Relying on separate broadband Internet connections from two different ISPs, Gutnick says, is a popular solution to the potential problem of losing your VoIP phone service if your Internet connection goes down. “Many businesses today have more than one ISP for the simple reason that they can’t afford any Internet downtime,” he explains. “The second Internet connection will enable employees to access the Internet and make VoIP phone calls if the primary connection goes down for an extended period of time.”

In a typical setup, the Internet connection into the business is split into two separate networks, which are supported by two separate ISPs. One provides service to the VoIP telephones and the other provides service to the computers. If the ISP that’s supporting VoIP goes down, the VoIP system can automatically be switched to the other ISP so there’s no interruption of phone service.

Another option is to establish primary and backup Internet connections that support both VoIP phones and computers. “These can both be plugged into a simple router that can be used to automatically switch to the backup ISP if the primary ISP goes down,” says Yosef Rabinowitz, the managing director of TBRC Cost Recovery, LLC, a telecom cost reduction consulting firm.

Of course, having what is essentially redundant Internet service will increase your Internet connection costs. “You have to determine how important this redundancy is to your business and how vital it is that you never lose your phone service to determine whether this is worth the cost,” Shehan says. If your backup ISP will only be used to support VoIP, you might be able to get by with less bandwidth, so long as it’s at least 56 kilobytes per second (KBps).

InterCall, a video and audio conferencing and collaboration services provider, utilizes dual ISPs as part of its VoIP redundancy efforts. “Having dual ISPs is a very robust approach to ensuring VoIP resiliency,” says Jon Bratsis, InterCall’s senior director for product management. “We have both ISPs running at all times, with one serving as the primary Internet connection and the other as a failover backup connection.”

InterCall takes redundancy a step further by having two Internet circuits running into the business from its primary ISP and another circuit running in from a separate ISP. “If the main circuit from our primary ISP fails, our Internet connection is automatically switched over to the second circuit from that ISP,” Bratsis explains. “If our primary ISP fails altogether, the connection is automatically switched over to our backup ISP. This arrangement provides us with complete VoIP call continuity.”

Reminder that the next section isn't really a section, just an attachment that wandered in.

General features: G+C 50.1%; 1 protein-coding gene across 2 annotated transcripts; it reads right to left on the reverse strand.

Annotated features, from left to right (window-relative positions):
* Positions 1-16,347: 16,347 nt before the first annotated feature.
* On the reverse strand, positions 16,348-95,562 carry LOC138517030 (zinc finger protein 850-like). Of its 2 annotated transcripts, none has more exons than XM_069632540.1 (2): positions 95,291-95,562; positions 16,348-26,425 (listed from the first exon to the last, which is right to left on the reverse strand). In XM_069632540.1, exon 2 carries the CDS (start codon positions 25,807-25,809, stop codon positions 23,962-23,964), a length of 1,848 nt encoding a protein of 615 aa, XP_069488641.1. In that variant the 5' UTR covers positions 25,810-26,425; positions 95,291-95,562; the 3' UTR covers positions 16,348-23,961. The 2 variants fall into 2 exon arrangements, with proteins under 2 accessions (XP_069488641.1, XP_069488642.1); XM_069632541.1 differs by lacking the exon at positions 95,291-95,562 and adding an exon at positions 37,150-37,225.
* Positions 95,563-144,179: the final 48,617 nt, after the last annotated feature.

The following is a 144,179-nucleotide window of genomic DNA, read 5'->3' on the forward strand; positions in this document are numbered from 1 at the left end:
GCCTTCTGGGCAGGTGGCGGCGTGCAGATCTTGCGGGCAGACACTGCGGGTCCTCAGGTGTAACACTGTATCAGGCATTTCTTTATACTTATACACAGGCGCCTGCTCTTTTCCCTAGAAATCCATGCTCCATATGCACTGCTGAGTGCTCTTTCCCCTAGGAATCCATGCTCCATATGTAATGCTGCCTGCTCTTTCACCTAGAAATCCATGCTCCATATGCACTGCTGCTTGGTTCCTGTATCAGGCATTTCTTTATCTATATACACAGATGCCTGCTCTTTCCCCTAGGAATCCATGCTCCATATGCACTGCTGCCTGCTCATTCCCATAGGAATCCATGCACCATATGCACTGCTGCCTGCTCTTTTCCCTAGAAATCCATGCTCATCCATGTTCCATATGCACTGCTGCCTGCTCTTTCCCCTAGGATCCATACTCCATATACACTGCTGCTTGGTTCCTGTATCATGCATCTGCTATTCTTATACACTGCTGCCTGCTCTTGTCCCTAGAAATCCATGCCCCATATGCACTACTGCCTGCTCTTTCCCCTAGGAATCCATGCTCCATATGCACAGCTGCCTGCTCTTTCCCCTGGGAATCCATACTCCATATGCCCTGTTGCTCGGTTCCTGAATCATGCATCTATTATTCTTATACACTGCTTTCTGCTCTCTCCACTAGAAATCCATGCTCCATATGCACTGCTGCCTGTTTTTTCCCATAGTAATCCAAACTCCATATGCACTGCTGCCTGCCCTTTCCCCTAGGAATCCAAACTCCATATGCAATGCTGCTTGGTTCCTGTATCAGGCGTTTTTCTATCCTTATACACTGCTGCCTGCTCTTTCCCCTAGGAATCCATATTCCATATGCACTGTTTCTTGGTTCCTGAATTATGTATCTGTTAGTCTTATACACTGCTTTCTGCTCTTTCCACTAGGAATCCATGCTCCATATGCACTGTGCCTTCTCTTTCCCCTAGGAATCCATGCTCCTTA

Establish a Backup Connection Between Your Private Telephone Network and Internet Cable

Once again, it’s all about establishing redundancy in your connection to the Internet. In the same way that using a backup Internet connection protects you from an ISP failure, establishing a backup at the point where your private telephone network connects with your Internet cable protects you from a loss of Internet service due to damage to the cable that’s running into your business.

“This is what’s sometimes referred to as the ‘last hundred yards’—the Internet cable that actually runs into your business and connects you with the public switched telephone network (PSTN),” says Gutnick. “You don’t want there to be just a single point of connection between your private telephone network and the PSTN, because if that connection is damaged—if someone is digging and cuts the cable, for example—your Internet service and your VoIP service will go down and you won’t have any backup.”

The bottom line: If you’ve been considering switching your business telephone service to VoIP but have hesitated because of concerns about losing phone service due to Internet failure, this concern should not keep you from making the switch. By implementing one of these three strategies, you can ensure uninterrupted telephone service for your business—and reap the many potential benefits that VoIP has to offer.

Thumbnail image created by King Chung Huang.

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Don Sadler

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Don Sadler is a contributor to Software Advice.